Stack machine

From Academic Kids

In computer science, a stack machine is a model of computation in which the computer's memory takes the form of a stack. The term also refers to an actual computer implementing or simulating the idealized stack machine.

In computability theory, the pushdown automaton (PDA) is the abstraction of a stack machine. It is important to note that a PDA, even the nondeterministic kind, can recognize only context-free grammars, and therefore is not equivalent to a Turing machine (TM). This means that a PDA cannot execute arbitrary programs. Thus, single-stack machines are restricted to simple computations (such as arithmetic calculations in postfix notation).

A two-stack machine on the other hand, can emulate a Turing machine (by using one stack for the tape portion to the left of the TM's current head position and the other stack for the right).

The two stacks are usually the data stack and the return stack, the former being used for operations on data and the latter to hold the return addresses for procedure calls.

A Von Neumann machine (a regular computer) can easily simulate a stack machine. Such a simulation is sometimes called a virtual stack machine. The advantage of a stack based instruction set architecture on a Von Neumann machine is that the instruction size decreases, since there is no need to specify operand addresses. This nearly always lead to dramatically smaller compiled programs. Smaller code meant faster execution when the limitation on performance was how fast current technology would allow instructions to be fetched from memory. Put differently - stack machines tend to be faster when the CPU can execute instructions faster than they can be delivered from memory.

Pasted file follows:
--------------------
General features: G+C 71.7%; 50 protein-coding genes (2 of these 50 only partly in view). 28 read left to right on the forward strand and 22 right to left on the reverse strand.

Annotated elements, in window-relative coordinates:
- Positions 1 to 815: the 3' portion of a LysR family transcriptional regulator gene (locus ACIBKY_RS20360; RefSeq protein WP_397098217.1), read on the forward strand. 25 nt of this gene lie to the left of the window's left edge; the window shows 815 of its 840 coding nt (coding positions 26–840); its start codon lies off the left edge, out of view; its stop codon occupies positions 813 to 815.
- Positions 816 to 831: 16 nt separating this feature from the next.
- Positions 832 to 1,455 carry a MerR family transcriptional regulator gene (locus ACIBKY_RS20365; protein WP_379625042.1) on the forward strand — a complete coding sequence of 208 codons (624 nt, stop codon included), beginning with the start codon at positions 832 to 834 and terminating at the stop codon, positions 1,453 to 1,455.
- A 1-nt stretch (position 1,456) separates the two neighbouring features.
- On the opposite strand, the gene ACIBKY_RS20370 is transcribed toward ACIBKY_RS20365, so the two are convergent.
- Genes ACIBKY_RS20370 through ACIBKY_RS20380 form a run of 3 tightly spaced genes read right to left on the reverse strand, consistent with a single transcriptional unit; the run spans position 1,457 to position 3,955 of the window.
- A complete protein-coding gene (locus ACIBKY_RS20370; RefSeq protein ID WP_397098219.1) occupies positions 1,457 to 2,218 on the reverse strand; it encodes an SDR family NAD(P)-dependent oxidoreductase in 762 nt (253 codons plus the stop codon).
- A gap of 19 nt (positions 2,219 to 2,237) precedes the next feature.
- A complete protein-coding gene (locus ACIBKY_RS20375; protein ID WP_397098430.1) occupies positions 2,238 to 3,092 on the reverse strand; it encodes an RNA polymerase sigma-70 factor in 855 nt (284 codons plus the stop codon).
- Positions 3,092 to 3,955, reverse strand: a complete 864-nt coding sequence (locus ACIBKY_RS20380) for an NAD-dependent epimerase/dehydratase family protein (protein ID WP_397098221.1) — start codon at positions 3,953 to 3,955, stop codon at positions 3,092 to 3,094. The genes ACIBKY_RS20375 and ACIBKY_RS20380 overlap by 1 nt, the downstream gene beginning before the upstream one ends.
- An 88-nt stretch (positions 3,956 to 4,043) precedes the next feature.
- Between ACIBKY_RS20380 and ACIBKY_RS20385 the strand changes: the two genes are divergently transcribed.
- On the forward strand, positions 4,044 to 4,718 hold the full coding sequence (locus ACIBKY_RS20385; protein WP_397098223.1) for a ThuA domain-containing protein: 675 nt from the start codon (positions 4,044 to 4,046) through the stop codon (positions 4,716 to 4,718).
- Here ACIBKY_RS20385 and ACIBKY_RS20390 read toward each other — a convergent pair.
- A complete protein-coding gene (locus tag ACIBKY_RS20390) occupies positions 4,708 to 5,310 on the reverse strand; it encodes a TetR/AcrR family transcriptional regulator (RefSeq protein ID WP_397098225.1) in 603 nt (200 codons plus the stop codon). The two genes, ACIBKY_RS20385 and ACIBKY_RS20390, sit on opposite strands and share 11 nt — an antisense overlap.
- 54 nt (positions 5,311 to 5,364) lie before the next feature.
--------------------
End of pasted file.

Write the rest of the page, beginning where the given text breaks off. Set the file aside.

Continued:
Commercial implementations of stack machines generally include a small set of special purpose fixed-function registers for addressing the enclosing contexts. Perhaps this is not a "pure" stack machine in some sense, but this does allow a stack machine CPU to be entirely suitable for general purpose computing.

Examples of commercial use of a stack machine include the Burroughs "Large Systems" architecture, the UCSD Pascal p-machine (which closely resembled Burroughs), the Java virtual machine instruction set, the VES (Virtual Execution System) for the CIL (Common Intermediate Language) instruction set of the ECMA 335 (.Net Environment), the Forth programming language, and Adobe's PostScript. Note that the Burroughs machines combined a stack machine with tagged memory (a few bits in every memory word to describe the type of data contained). With tagged memory you need fewer opcodes - a single "add" instruction works for any combination integer and floating point numbers. Fewer opcodes means you can fit your entire instruction set into small 8-bit opcodes.

External links

More than two stacks

The vast majority of stack machines are two-stack machines. There has been very little research on using more than two stacks.

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